The American Energy Revolution

Thanks to new technologies, the US is rapidly increasing domestic sources of energy.

If you’re looking for a bit of a respite from the nonstop debt-ceiling debate, here’s some not-so-trivial trivia:Natural gas production has grown 24% in the United States over the past 5 years. Why? New technological advances in fracking (hydraulic fracturing) and directional drilling (i.e., drilling at an angle or horizontally instead of vertically). These aren’t new technologies—but increasing energy prices and improving technology has made them increasingly economically viable. So viable, North America is now a net exporter of natural gas and has overtaken Russia as the world’s largest producer.

And while many decry US reliance on foreign oil producers, thanks to fracking, oil production (including non-crude liquid fuels) has also been steadily increasing over the last five years—up 21%. (See Exhibit 1.) This while non-OPEC production (excluding the US) has largely been flat.

Exhibit 1: US Oil & Gas Production: Cumulative 5-Year Growth

US Oil & Gas Production: Cumulative 5-Year Growth

Source: EIA Short-Term Energy Outlook, June 2011. All data reflects cumulative change in 12-month moving average (7/31/06-6/30/2011).

4D seismic, enhanced oil recovery and ultra deepwater drilling in the Gulf of Mexico have also contributed to the US’s production gain. And these gains have been reflected in import/export figures for oil and gas of late—as shown in Exhibit 2, natural gas and oil imports have fallen over the last five years. The reduction in imports isn't simply due to reduced energy usage over that period (though in some ways, like oil consumption per dollar of GDP, that's happened)—we’re just using new technologies to produce more closer to home. And this is no marginal net benefit. OPEC spare production capacity continues to be squeezed—meaning supply increases there are more difficult to achieve.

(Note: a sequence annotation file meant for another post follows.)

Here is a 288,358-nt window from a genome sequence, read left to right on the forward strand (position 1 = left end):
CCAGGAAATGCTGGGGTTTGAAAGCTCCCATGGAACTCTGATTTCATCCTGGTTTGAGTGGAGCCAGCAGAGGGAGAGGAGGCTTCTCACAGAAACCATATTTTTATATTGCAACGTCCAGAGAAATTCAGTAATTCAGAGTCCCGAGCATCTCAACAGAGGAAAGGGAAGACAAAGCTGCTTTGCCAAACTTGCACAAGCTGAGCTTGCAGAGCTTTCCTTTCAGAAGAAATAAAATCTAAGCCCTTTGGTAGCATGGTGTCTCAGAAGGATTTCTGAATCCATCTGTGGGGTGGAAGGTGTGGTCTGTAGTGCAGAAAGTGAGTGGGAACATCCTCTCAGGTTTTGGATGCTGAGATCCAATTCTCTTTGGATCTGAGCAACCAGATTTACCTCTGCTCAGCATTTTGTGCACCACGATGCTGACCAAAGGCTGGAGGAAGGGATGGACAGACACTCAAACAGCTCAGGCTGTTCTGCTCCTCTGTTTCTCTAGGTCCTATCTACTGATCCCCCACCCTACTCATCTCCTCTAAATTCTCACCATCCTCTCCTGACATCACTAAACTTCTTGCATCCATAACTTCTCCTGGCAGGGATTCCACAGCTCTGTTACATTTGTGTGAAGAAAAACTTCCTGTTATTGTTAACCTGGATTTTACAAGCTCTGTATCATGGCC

Exhibit 2: 5-Year Decline in US Net Imports of Oil & Gas

5-Year Decline in US Net Imports of Oil & Gas

Source: EIA Short-Term Energy Outlook, June 2011. All data reflects cumulative change in 12-month moving average (7/31/06-6/30/2011).

Advances in hydraulic fracturing aren’t limited to North America alone. European producers have adopted the technology as well, but are still behind their counterparts across the pond. Though they have plenty of incentive to keep pushing forward—there may be as much as 60 years worth of recoverable unconventional gas in Europe. And that’s from those reserves that are currently known. (The funny thing about recovering energy is the more we remove, the more we tend to find.)

So why isn’t everyone on the frack wagon? There’s an ongoing debate on whether the benefits of fracking outweigh the environmental impact. Fair enough—but we think the benefits decidedly do outweigh. (And so does the state of Pennsylvania, which is seeing something of an energy boom super-greenie New York is hoping to emulate.) If New York can come around, so too can Europe. In the meantime, the US is in the fracking lead.

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*The content contained in this article represents only the opinions and viewpoints of the Fisher Investments editorial staff.